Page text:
Squeezing through the Narrow Gate
Most people assume that they will spend eternity in heaven. Some of them might be like the Pharisee who prayed, “God, I thank you that I am not like other people—robbers, evildoers, adulterers. . . . I fast twice a week and give a tenth of all I get.” This man thought he was right with God, but Jesus said he wasn’t. We ourselves might say, “I never killed anyone. I go to Mass. I donate to charitable organizations.” But is this enough to get us through the narrow gate that Jesus mentioned in Sunday’s Gospel? It’s a bit disconcerting to hear him say that many people will not be able to get through it! In other words, they will not be “saved.”
Jesus urges us to strive to enter through the narrow gate. A key word here is strive. The original Greek for this word is used for athletes (like the Olympians) who pour all their energy into excelling in their sport. We strive to gain access to heaven when we do all in our power to live the Gospel: to go the extra mile and attend a funeral, to love our enemies and forgive the driver on the cellphone who almost crashes into our car, to get up when the world is asleep and celebrate a weekday Eucharist.
In Jesus’ image, the gate is narrow. This suggests that people who are puffed up with pride (like the Pharisee) and who have big heads will not fit through. Jesus taught that people who are like children will enter the kingdom. Children are little people, humble, dependent, trusting.
Likewise, people who carry a lot of baggage won’t be able to squeeze through heaven’s gate. On earth we need to travel lightly. Accumulating a lot of possessions is useless. In the end we take nothing with us. And as St. Basil said, “The bread you hold back belongs to the hungry; the coat you store in your cedar chest, belongs to the naked; the shoes moldering in your closet belongs to those without shoes. The silver you hide belongs to the one in need.” (I find that divesting myself of belongings is challenging, especially if an item has sentimental value. Besides, often after giving something away, a while later I need it!)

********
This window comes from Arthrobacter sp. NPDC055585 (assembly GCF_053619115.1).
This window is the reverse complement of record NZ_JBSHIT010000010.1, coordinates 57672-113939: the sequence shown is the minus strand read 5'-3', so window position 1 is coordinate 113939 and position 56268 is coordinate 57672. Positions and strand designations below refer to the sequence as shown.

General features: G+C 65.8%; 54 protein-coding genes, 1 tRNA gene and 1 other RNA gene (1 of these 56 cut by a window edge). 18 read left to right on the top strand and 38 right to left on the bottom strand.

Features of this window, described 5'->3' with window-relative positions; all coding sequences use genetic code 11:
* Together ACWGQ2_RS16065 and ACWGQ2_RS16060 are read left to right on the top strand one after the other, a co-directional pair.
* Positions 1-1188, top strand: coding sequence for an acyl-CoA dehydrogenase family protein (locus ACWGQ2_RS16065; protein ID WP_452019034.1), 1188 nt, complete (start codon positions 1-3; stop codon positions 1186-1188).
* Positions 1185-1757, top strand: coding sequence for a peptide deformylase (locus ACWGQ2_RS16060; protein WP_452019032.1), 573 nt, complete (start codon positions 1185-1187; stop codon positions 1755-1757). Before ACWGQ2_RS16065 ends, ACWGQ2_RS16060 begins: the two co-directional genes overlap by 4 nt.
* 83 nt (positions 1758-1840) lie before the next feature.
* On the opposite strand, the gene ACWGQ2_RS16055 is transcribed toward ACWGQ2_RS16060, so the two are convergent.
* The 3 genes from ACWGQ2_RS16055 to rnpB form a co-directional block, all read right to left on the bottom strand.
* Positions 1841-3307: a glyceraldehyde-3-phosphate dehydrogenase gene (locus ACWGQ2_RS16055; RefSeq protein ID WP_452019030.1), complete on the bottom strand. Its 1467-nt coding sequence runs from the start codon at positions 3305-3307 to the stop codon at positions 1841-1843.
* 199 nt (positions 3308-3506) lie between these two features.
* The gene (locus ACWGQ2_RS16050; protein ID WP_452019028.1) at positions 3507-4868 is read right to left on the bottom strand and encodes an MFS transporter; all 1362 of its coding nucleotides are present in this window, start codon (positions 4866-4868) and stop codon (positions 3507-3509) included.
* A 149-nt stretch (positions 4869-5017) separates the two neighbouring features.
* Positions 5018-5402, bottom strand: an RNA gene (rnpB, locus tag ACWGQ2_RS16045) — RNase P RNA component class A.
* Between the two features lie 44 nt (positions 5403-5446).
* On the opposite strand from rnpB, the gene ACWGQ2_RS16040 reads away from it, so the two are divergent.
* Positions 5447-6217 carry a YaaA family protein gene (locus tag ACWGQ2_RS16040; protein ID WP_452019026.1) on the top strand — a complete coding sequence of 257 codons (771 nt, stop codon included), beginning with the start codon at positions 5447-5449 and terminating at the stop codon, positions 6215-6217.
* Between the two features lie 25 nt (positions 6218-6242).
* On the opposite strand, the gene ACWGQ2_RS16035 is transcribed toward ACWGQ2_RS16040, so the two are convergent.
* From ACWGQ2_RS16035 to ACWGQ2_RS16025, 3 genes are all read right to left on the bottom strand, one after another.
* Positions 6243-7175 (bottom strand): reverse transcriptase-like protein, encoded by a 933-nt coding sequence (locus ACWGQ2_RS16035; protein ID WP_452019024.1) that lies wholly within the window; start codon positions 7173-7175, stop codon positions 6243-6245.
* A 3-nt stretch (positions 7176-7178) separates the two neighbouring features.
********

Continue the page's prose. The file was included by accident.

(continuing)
If the gate to heaven is narrow, maybe only one person can enter at a time, as in a turnstile. According to Jesus, most people will not go this way. We can choose to follow this crowd and be like the proverbial lemmings, or we can choose to follow Christ. His Way is sometimes difficult, even painful. It’s not easy to be countercultural, to be mocked for what we believe. Moses told the Hebrews, “I have set before you life and death, blessing and cursing: therefore choose life.” The same decision is ours to make.
At the Last Supper, the evening before he died to make it possible for us to go to heaven, Jesus said, “I am the gate. Whoever enters by me will be saved.” For Christians, a solid, loving relationship with Jesus Christ, not just head knowledge of him, is necessary for entrance into heaven. Nurturing our friendship with Jesus will make all the difference in this world and the next. My new book Praying with Scripture: The Bible, You’ve Got Mail! can help you do this. You can get it by sending me a check for $10.00 or by ordering it from me and Amazon.
What do you do to strengthen your relationship with Jesus?
I love your reflection on Luke 13. It may come as a concern for most, but we have to remember, in the end, everyone will be judge fairly.
Strengthening a relationship calls for focus. Which, when we are talking about a relationship with Jesus, for me is time alone.
How about you?
Yes, time alone definitely, but also at the Eucharist.